II. DISCUSSION

  A. Summary Judgment Standard

  Summary judgment is appropriate where there is no genuine issue as to any material fact and the moving party is entitled to judgment as a matter of law. Fed.R.Civ.P. 56; Celotex Corp. v. Catrett, 477 U.S. 317, 323 (1986). To avoid summary judgment the non-moving party must "go beyond the pleadings and by her own affidavits, or by the `depositions, answers to interrogatories, and admissions on file,' designate `specific facts showing that there is a genuine issue for trial.'" Celotex Corp., 477 U.S. at 324. A genuine issue of material fact is one that will permit a reasonable jury to return a verdict for the nonmoving party. Anderson v. Liberty Lobby, Inc., 477 U.S. 242, 248 (1986). In evaluating the evidence, the Court must "view the inferences to be drawn from the underlying facts in the light most favorable to the [nonmoving] party." Curley v. Klem, 298 F.3d 271, 276-77 (3d Cir. 2002) (quoting Bartnicki v. Vopper, 200 F.3d 109, 114 (3d Cir. 1999)). Conclusory allegations do not meet the non-moving party's duty to set forth specific facts showing that a genuine issue of material fact exists and a reasonable factfinder could rule in its favor. Ridgewood Bd. of Ed. v. Stokley, 172 F.3d 238, 252 (3d Cir. 1999).

  B. New Jersey Law Against Discrimination Enacted in 1945, the NJLAD guarantees that all citizens be afforded the civil rights promised by the State Constitution. Viscik v. Fowler Equip. Co., 800 A.2d 826, 832 (N.J. 2002). The LAD provides in pertinent part:
It shall be unlawful employment practice, or, as the case may be, an unlawful discrimination:
a. For an employer, because of the . . . age, . . . of any individual, . . . to refuse to . . . employ or to bar or to discharge or require to retire, unless justified by lawful considerations other than age, from employment such individual or to discriminate against such individual in compensation or in terms, conditions or privileges of employment . . .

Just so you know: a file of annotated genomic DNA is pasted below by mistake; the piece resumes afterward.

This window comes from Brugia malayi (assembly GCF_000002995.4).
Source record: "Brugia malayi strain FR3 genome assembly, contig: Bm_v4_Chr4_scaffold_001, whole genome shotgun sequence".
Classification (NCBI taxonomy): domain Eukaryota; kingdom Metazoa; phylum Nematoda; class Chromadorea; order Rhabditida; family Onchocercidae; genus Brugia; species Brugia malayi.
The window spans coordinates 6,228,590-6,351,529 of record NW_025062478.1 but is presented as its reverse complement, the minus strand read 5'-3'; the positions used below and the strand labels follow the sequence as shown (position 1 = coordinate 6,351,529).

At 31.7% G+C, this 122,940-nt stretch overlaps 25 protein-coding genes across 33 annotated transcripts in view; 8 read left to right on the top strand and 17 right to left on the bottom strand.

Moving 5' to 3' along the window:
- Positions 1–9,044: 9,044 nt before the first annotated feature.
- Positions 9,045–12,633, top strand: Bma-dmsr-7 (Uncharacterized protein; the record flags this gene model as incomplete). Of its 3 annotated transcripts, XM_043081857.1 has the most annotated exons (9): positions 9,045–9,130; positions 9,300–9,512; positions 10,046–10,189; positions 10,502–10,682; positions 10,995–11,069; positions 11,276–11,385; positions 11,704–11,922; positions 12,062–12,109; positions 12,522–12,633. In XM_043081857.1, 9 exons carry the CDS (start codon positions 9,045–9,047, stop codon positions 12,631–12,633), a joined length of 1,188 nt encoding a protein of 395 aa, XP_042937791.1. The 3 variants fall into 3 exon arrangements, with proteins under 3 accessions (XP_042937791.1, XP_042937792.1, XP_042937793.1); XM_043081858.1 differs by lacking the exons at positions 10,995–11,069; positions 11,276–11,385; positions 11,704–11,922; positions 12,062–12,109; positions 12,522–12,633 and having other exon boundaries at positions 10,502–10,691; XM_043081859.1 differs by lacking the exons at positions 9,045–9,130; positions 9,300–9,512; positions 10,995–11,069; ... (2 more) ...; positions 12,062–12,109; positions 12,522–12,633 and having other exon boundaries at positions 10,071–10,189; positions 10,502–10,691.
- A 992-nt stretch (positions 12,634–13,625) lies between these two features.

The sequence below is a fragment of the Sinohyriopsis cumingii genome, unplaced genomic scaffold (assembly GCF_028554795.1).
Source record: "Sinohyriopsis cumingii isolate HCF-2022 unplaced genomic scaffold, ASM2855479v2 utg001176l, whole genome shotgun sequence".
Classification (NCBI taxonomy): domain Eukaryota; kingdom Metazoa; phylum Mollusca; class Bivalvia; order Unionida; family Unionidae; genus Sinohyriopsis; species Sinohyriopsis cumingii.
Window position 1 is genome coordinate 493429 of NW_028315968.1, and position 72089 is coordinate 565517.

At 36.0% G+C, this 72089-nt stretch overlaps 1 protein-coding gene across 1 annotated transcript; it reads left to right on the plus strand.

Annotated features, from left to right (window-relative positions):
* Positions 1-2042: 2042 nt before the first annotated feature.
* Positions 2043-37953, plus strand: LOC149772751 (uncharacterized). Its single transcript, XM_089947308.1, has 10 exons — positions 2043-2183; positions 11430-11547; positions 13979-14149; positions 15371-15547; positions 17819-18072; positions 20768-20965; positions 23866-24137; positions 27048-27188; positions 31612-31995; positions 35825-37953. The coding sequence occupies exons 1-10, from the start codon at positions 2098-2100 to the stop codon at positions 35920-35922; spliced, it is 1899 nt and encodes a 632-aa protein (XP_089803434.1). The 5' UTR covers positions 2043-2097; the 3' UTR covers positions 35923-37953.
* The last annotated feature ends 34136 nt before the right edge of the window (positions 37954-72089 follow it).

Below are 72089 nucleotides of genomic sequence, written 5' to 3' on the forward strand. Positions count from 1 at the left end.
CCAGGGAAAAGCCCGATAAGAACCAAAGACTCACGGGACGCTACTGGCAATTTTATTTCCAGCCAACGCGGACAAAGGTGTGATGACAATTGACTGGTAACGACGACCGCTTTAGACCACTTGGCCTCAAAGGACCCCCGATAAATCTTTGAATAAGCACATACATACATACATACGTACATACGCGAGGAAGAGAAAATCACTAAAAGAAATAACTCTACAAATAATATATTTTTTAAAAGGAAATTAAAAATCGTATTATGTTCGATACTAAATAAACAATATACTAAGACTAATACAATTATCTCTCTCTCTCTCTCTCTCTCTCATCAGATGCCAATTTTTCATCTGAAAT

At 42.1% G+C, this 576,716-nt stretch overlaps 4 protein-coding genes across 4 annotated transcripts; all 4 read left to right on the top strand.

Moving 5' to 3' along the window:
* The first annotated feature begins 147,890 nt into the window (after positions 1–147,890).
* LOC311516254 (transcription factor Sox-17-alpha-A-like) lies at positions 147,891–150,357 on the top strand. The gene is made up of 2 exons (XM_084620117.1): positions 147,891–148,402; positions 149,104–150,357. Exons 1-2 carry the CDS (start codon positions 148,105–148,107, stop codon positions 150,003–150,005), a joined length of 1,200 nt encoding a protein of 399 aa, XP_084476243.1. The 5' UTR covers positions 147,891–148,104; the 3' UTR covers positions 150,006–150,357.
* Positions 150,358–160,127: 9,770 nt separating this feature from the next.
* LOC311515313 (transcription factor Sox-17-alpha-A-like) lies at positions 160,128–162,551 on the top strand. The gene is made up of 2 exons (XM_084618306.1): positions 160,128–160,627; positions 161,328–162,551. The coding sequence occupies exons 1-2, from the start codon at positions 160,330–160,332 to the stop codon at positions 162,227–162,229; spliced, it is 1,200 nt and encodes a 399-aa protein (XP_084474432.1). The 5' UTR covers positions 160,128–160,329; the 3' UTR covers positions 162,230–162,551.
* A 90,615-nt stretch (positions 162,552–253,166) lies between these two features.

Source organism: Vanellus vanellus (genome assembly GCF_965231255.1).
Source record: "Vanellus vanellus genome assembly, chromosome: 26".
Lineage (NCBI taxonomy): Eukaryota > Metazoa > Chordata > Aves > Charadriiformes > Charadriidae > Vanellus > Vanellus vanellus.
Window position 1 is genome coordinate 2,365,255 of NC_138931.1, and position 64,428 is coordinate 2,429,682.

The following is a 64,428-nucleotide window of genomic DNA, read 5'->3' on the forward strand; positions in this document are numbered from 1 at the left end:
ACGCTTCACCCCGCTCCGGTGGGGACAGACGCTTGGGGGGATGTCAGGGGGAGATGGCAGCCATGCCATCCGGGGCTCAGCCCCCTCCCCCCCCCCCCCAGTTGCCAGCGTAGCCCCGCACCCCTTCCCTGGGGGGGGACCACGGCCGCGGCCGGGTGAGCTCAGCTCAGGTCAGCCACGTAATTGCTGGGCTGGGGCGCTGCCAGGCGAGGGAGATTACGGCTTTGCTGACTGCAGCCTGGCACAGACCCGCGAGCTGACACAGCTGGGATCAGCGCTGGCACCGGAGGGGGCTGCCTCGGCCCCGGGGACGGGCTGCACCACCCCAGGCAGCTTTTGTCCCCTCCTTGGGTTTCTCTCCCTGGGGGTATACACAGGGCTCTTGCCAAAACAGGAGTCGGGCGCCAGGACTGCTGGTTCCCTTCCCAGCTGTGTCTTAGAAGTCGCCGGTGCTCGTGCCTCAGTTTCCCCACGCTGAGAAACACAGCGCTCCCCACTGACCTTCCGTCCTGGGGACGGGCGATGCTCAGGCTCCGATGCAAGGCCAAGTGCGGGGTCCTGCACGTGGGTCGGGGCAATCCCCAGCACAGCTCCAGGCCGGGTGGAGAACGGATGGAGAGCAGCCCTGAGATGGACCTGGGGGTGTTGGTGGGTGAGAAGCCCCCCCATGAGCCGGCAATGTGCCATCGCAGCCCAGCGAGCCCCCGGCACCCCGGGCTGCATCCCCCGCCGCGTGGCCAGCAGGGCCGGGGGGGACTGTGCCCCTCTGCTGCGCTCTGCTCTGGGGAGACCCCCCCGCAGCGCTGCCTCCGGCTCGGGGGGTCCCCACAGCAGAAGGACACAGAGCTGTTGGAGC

N.J.S.A. 10:5-12(a).
  The "overarching goal of the [NJLAD] is nothing less than the eradication `of the cancer of discrimination.'" Fuchilla v. Layman, 537 A.2d 652, 660 (quoting Jackson v. Concord Co., 253 A.2d 793, 799 (N.J. 1969)), cert. denied, 488 U.S. 826 (N.J. 1988). Because of its remedial purpose, the NJLAD should be construed liberally to achieve its aims. Franek v. Tomahawk Lake Resort, 754 A.2d 1237, 1243 (N.J. App. Div. 2000). Nonetheless, the NJLAD prevents only unlawful discrimination; it does not prevent the termination or change of employment of any person who "is unable to perform adequately the duties of employment, nor [does it] preclude discrimination among individuals on the basis of competence, performance, conduct or any other reasonable standards." Viscik, 800 A.2d at 833 (quoting N.J.S.A. 10:5-2.1). Put another way, the NJLAD acknowledges the authority of employers to manage their own businesses. Id.

  What makes an employer's personnel action unlawful is the employer's intent. Marzano v. Computer Sci. Corp., 91 F.3d 497, 507 (3d Cir. 1996). Employment discrimination cases thus suffer from the difficulty that inheres in all state-of-mind cases — the difficulty of proving discriminatory intent through direct evidence, which is often unavailable. Id. at 499. "All courts have recognized that the question facing triers of fact in discrimination cases is both sensitive and difficult. . . . There will seldom be `eyewitness' testimony as to the employer's mental processes." U.S. Postal Serv. Bd. of Governors v. Aikens, 460 U.S. 711, 716 (1983). To be sure, there are occasionally cases involving the "proverbial 'smoking gun.'" Marzano, 91 F.3d at 507. However, a legal scheme against discrimination would have no teeth if the courts were to require such direct evidence of discrimination. As the Third Circuit explained in Chipollini v. Spencer Gifts, Inc., 814 F.2d 893, 899 (3d Cir. 1987)], "we do not require direct proof of . . . discrimination because it is often unavailable or difficult to find. . . . `Even an ...